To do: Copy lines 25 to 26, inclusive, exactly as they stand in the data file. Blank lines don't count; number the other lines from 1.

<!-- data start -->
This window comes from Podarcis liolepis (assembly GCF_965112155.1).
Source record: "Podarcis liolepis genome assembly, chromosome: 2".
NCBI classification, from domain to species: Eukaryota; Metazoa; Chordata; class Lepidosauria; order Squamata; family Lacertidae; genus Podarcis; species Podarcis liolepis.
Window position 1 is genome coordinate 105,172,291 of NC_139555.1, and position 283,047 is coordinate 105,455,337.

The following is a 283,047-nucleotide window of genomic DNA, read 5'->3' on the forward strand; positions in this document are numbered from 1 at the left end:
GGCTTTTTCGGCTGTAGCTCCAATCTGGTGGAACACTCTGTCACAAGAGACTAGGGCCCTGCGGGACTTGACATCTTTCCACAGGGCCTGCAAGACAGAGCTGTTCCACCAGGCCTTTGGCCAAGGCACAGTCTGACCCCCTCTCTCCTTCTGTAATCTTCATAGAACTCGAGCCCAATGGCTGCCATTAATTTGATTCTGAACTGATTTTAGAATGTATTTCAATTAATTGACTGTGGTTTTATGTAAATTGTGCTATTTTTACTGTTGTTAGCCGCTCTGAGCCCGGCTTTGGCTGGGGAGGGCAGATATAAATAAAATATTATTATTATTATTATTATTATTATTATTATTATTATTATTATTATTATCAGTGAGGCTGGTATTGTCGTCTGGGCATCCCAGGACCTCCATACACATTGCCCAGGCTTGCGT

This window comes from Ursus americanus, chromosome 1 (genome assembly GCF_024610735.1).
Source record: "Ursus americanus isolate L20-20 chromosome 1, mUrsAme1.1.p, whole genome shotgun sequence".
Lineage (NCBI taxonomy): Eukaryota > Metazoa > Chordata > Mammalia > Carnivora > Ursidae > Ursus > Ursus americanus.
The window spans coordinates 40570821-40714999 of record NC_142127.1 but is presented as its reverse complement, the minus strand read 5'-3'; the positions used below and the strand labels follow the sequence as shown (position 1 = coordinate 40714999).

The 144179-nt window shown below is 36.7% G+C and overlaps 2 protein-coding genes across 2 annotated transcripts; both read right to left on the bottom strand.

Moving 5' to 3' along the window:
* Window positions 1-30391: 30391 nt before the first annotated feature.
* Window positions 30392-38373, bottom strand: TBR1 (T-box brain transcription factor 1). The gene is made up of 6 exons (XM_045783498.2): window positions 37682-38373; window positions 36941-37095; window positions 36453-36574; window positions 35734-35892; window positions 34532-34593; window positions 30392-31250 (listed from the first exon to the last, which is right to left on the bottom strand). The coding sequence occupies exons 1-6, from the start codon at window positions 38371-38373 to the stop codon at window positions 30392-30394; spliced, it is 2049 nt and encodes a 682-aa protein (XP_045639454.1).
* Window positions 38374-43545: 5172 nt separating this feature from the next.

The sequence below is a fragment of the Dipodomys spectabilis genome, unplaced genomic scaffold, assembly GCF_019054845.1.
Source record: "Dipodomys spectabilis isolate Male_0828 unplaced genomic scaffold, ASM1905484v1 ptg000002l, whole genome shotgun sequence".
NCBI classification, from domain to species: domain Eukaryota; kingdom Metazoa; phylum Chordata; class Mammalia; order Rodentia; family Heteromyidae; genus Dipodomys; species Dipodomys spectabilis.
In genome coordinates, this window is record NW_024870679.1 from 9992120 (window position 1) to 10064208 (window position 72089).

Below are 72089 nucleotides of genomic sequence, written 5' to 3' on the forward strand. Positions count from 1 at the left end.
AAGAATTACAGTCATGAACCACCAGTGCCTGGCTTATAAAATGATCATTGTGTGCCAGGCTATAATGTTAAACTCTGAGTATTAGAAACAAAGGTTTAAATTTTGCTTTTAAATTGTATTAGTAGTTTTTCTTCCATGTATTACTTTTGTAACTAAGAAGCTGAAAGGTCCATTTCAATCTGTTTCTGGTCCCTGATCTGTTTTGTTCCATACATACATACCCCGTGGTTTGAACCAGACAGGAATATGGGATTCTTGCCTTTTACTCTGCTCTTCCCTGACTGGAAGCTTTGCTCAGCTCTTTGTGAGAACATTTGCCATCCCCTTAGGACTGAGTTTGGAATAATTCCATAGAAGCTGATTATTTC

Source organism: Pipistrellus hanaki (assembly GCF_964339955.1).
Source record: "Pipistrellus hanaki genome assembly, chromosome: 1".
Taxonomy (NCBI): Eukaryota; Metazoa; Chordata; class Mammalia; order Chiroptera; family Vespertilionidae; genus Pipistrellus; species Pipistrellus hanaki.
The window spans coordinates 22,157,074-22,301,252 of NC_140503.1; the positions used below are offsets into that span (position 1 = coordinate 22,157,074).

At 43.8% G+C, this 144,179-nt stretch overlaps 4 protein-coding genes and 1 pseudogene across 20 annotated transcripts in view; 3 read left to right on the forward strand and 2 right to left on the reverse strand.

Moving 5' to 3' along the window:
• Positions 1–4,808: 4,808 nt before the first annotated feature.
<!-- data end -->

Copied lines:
The window spans coordinates 22,157,074-22,301,252 of NC_140503.1; the positions used below are offsets into that span (position 1 = coordinate 22,157,074).

At 43.8% G+C, this 144,179-nt stretch overlaps 4 protein-coding genes and 1 pseudogene across 20 annotated transcripts in view; 3 read left to right on the forward strand and 2 right to left on the reverse strand.